1. Via Facebook

      Great analysis Amanda…couldn't have expressed it better. You are right, femininity is an intangible quality that men have a difficult time understanding…and even portraying. All they see is things from their angle and perspective – which many times is frighteningly warped. I do not consider myself a feminist as I try to adhere to the God-given ways that women are supposed to be naturally in femininity. But know that even in my own life, it's been a struggle as there are so many confusing and bizarre messages sent out to women in the media…how are they supposed to act? Well the ways of our grandmothers seemed to work best…the modest "finishing school", ladylike ways of femininity always had the best results throughout history. But this shifting to another extreme in making women cave warriors or whatnot. Why masculinize a woman to make her have worth? She was not intended to be a man! It seems now from a woman's career paths in the business world on down to just normal everyday life, they are looked upon as having no worth if they adopt normal feminine roles or traits. It's almost as if we do not have any options now but to be neutered and sexless to maneuver throughout society or go to the other extreme and become defeminized or masculine "its" with no feminine identity that go against our natural grain emotionally to deal with people on a "business" and "professional" level. And then you have the "harlot extreme" that is selling out in Hollywood where women have to remain cheap tramps and mindless blonde bimbos in order to stay on top of the game out there. Basically compromising who you are as a woman and also in the eyes of God….and definitely sending the wrong message to men and everyone that you are a cheap harlot. You would think by now, that society (& Hollywood) would have already gotten beyond these unhealthy and hurtful stereotypes that they want women to fit into. Bottom line is that is doesn't work. If women dare design their personal lives from these images…the men basically disrespect them and will use them as yesterday's trash. Very horrible, hurtful, degrading and counterproductive for the everyday self-image of a woman. And you wonder why women are increased targets of rape and young children are sexually assaulted on a regular basis…with abortions occurring at a continuous alarming rate? Because the patriarchal sexism that has been passed on has gotten worse and women are following these wrongful messages in their own personal lives…and getting used, burned and raped in more ways that one continuously. Viewing themselves only worthy if they keep up with these Hollywood images. Men will only view them as property or whores….to be used and abused and that's it…perpetuating the domestic violence, sexual assault, child abuse and lack of respect and dignity in society. It's wrong – pure and simple. Some men get their own sexual satisfaction and power trips off for the moment with their part on these degrading behaviors…but many lead a lonely existence in their self-absorbed porn obsessions…never really finding a decent connection with a female as they go from one relationship to another. Or some are smart enough to hide this hidden dark life away from their unsuspecting wives or girlfriends…but this behavior eventually catches up with them. The usual result from all of this for men are child support checks, alimony, expensive property settlements in divorces….or being incarcerated for child porn, child abuse, domestic violence, rape….the list goes on and on and on. For impressionable teenage girls it's teenage pregnancies, STD's, abortions, anorexia, bulimia, etc. Yeah it's high time that faith-based filmmakers take the bull by the horns and generate more positive images for women, children, the family unit…the way things God intended for them to be…instead of these other images that promote death to the human species, distance from God and destroying the family unit as a whole.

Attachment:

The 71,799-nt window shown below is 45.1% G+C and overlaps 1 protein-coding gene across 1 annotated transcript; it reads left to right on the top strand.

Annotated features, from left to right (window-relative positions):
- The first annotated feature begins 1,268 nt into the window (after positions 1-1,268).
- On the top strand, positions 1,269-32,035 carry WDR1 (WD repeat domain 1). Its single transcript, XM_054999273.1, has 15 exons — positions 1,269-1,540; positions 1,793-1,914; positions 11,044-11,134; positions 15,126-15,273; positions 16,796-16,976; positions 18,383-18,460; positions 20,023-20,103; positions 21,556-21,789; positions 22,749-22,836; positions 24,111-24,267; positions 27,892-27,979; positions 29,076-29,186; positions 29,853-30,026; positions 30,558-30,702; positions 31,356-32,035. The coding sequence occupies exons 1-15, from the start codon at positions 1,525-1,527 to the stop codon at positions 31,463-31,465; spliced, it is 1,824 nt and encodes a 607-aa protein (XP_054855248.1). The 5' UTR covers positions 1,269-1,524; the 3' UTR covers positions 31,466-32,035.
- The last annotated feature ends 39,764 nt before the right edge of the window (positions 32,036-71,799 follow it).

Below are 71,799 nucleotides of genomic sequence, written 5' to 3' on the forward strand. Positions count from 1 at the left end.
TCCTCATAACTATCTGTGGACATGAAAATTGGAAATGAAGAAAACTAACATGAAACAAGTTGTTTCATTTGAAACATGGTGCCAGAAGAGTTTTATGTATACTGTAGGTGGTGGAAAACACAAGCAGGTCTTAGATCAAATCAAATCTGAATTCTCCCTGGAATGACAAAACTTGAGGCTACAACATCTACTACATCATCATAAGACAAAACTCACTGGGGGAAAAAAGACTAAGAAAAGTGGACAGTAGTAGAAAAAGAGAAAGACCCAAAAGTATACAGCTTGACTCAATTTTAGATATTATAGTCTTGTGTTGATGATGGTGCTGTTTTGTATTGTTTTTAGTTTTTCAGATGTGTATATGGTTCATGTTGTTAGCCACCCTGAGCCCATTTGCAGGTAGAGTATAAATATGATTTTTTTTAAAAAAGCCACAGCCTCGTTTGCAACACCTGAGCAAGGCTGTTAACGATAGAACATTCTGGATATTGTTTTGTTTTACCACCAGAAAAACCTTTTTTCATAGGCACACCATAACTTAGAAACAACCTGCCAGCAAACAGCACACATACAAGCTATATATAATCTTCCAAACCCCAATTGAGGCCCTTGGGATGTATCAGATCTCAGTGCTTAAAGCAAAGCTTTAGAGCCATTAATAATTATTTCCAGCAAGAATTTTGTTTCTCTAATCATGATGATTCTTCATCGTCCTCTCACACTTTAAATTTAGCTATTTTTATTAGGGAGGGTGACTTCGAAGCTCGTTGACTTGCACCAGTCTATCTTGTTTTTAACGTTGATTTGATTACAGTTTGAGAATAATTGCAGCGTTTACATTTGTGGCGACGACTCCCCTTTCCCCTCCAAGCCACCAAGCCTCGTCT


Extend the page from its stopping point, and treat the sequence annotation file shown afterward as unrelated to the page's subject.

6. I took a "Race and Gender" course @ Regent on reversing stereotypes in Hollywood films. What Laura Mulvey labels the "male gaze", my professor went even further and called it the "male glare" in one of her dissertations. It's all interesting analysis, but the Bible specifically outlines that women are supposed to wear appropriate dress so as to NOT make men lust or be tempted with their thoughts. Nowadays w/ the way women dress in Hollyweird, all that has gone out the window and many think nothing of dressing like cheap call girls & tramps…thinking it's all hip…and the aging women out there make sure they do their regular nip & tuck to look like plastic Stepford wives. I honestly think all of that idiocy is rather degrading…the guys out their just view and treat these women like Charlie Sheen was. Who wants that degradation? But it's sad that the young teenage girls have had Madonna, Britney Spears, Paris Hilton and now Lady Gaga as role models…it's frightening and now people wonder why they see so many young women the victims of sex crimes?? They send out the wrong message w/ their garb thinking they are being cool. It's all very twisted…need to get back to the days of finishing schools and how to be a lady. Decency has vanished in the confusion of mixed messages…